Many cases of diabetes are missed by the A1c test

According to new research, the hemoglobin A1c blood test underestimates the occurrence of diabetes while diagnosis.

“Based on our findings, A1c should not be solely used to determine the prevalence of diabetes,” said the lead researcher, Ms. Maria Mercedes Chang Villacreses. “It should be used in conjunction with the oral glucose test for increased accuracy.”

The hemoglobin A1c is a type of test that displays the average blood sugar level in the past 2-3 months. Those who are suffering from diabetes usually go through this test to check whether their blood sugar level is in the required range. The test is for the diagnosis of both type 1 and 2 diabetes. This test is also preferred because no preparation is required for it.

An oral glucose tolerance test observes the body’s response to glucose. For this test, the blood of a person is taken following an overnight fast and once again after two hours of taking a sugary drink. This test is used for the diagnosis of type 2 diabetes.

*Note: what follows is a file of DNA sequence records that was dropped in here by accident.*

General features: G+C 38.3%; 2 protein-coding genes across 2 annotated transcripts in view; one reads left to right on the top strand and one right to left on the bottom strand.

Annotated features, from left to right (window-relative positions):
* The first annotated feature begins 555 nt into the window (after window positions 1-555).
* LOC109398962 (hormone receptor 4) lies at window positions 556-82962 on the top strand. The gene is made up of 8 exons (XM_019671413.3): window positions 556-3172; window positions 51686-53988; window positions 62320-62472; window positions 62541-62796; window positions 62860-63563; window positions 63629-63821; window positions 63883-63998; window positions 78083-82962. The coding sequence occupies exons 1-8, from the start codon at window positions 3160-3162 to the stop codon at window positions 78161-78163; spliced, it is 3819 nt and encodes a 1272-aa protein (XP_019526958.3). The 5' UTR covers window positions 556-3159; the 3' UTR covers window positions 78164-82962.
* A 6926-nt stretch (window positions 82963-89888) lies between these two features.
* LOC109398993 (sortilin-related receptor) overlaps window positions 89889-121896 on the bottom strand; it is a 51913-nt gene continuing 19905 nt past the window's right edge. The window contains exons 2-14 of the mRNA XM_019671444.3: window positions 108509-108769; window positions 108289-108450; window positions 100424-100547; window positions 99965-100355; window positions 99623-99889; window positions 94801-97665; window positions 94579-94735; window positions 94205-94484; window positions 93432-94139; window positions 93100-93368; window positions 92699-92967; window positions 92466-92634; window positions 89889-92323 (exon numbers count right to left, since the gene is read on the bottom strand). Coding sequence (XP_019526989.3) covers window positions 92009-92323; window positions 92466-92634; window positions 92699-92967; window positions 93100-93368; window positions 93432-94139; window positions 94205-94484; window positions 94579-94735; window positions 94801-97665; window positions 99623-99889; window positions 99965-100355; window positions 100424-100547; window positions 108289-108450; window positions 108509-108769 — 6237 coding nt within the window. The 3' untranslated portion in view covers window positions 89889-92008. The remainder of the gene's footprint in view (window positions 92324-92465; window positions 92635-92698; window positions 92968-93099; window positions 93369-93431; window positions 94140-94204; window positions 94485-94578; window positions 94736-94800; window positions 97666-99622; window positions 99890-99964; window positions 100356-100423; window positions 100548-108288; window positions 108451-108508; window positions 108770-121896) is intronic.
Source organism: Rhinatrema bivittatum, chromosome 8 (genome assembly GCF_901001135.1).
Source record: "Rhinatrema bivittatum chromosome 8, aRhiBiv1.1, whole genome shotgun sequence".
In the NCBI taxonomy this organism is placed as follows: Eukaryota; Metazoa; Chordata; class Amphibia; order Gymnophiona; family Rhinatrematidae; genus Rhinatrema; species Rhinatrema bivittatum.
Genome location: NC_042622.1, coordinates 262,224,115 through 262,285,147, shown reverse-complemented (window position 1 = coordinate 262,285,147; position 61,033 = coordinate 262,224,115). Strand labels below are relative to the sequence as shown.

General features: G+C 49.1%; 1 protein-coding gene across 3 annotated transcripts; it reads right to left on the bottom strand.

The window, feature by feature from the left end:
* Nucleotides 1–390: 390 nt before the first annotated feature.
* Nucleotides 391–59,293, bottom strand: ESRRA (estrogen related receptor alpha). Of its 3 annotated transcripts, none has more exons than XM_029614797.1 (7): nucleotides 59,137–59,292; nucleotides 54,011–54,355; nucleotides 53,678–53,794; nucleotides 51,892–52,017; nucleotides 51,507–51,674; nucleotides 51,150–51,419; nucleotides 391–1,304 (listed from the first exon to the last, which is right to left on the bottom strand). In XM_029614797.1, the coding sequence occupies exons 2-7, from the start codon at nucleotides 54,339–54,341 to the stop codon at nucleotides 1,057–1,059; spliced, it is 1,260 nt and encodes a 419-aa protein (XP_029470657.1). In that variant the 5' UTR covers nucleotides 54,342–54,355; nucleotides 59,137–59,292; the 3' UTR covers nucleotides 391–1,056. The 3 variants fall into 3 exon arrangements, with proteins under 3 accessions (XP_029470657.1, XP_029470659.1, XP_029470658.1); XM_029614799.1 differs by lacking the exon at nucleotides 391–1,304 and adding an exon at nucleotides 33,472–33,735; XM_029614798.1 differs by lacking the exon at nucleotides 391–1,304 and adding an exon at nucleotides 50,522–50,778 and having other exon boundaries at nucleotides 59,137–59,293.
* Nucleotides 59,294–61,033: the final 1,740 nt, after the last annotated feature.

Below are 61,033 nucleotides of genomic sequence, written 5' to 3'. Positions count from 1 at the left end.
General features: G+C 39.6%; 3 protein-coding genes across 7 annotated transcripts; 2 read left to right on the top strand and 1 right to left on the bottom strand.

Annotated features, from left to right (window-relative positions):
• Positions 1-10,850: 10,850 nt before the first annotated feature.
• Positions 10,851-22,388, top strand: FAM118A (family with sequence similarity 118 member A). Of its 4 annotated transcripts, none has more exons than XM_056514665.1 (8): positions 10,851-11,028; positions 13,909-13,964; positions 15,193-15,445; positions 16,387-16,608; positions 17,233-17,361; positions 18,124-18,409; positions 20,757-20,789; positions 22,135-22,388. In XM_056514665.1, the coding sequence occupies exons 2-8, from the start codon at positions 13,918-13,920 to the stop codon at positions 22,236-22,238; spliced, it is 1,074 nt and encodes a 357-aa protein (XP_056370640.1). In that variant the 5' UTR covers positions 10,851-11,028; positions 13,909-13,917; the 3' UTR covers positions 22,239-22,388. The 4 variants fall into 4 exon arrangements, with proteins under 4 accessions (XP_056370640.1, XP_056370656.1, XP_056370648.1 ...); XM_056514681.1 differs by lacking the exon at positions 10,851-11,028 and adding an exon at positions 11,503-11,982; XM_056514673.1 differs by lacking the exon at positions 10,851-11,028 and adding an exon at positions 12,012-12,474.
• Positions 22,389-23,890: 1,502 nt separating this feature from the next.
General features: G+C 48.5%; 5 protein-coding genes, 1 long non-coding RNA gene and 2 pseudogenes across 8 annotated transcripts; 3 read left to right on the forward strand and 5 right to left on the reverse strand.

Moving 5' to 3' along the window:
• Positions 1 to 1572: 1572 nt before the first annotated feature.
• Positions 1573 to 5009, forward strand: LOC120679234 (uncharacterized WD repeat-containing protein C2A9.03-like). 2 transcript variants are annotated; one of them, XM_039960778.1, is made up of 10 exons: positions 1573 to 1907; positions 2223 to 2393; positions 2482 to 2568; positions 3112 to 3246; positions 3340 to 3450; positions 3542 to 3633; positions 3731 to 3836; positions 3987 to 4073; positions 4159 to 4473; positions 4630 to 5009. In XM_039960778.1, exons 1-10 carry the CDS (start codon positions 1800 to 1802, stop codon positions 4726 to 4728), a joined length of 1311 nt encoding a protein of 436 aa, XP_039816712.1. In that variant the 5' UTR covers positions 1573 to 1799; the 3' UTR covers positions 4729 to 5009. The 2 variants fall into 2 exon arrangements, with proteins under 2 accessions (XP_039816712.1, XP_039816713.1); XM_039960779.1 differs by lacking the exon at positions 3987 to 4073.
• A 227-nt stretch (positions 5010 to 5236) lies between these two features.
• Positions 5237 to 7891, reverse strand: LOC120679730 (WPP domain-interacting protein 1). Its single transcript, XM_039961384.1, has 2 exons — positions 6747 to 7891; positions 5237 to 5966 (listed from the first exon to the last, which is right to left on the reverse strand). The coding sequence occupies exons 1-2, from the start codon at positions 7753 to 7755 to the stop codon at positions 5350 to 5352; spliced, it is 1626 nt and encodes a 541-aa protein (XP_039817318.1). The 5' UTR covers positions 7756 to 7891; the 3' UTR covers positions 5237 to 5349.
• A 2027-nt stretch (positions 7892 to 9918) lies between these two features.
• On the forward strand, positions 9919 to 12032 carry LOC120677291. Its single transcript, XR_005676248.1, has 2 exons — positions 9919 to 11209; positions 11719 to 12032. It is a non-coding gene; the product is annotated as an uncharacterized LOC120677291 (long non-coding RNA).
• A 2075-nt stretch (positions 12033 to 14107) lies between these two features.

The new study included 9,000 adults without a diabetes diagnosis. The participants got both an A1c test and an oral tolerance glucose test, and the researchers compared the results. The researchers found the A1c test didn’t catch 73 percent of diabetes cases that were detected by the oral glucose test. “The A1c test said these people had normal glucose levels when they didn’t,” said Ms.Chang Villacreses.

The researchers also believe that race and ethnicity have a strong impact on the test’s accuracy. They also found that detecting abnormal glucose level was more likely in non-Hispanic whites as compared to the non-Hispanic blacks or just Hispanics.

“Our results indicated that the prevalence of diabetes and normal glucose tolerance defined solely by A1c is highly unreliable, with a significant tendency for underestimation of the prevalence of diabetes and overestimation of normal glucose tolerance,” Chang Villacreses further added.